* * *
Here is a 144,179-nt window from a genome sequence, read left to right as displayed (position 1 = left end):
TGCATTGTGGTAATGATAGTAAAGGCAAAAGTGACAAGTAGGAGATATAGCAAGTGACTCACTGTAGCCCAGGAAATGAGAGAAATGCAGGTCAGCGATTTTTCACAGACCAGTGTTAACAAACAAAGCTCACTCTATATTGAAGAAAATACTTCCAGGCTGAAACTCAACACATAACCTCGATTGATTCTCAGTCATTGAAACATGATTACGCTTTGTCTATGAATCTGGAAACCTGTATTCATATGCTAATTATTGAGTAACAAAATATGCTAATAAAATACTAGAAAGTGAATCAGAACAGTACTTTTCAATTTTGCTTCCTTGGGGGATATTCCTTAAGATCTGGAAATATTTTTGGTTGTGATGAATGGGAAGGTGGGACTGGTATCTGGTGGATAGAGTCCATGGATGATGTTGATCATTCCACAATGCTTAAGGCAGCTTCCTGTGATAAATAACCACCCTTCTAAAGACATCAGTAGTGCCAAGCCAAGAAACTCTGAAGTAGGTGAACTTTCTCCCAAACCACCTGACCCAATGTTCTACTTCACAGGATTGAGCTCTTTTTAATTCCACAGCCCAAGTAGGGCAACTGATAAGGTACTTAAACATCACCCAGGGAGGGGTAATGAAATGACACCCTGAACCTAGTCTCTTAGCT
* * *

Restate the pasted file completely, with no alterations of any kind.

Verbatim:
Here is a 144,179-nt window from a genome sequence, read left to right as displayed (position 1 = left end):
TGCATTGTGGTAATGATAGTAAAGGCAAAAGTGACAAGTAGGAGATATAGCAAGTGACTCACTGTAGCCCAGGAAATGAGAGAAATGCAGGTCAGCGATTTTTCACAGACCAGTGTTAACAAACAAAGCTCACTCTATATTGAAGAAAATACTTCCAGGCTGAAACTCAACACATAACCTCGATTGATTCTCAGTCATTGAAACATGATTACGCTTTGTCTATGAATCTGGAAACCTGTATTCATATGCTAATTATTGAGTAACAAAATATGCTAATAAAATACTAGAAAGTGAATCAGAACAGTACTTTTCAATTTTGCTTCCTTGGGGGATATTCCTTAAGATCTGGAAATATTTTTGGTTGTGATGAATGGGAAGGTGGGACTGGTATCTGGTGGATAGAGTCCATGGATGATGTTGATCATTCCACAATGCTTAAGGCAGCTTCCTGTGATAAATAACCACCCTTCTAAAGACATCAGTAGTGCCAAGCCAAGAAACTCTGAAGTAGGTGAACTTTCTCCCAAACCACCTGACCCAATGTTCTACTTCACAGGATTGAGCTCTTTTTAATTCCACAGCCCAAGTAGGGCAACTGATAAGGTACTTAAACATCACCCAGGGAGGGGTAATGAAATGACACCCTGAACCTAGTCTCTTAGCT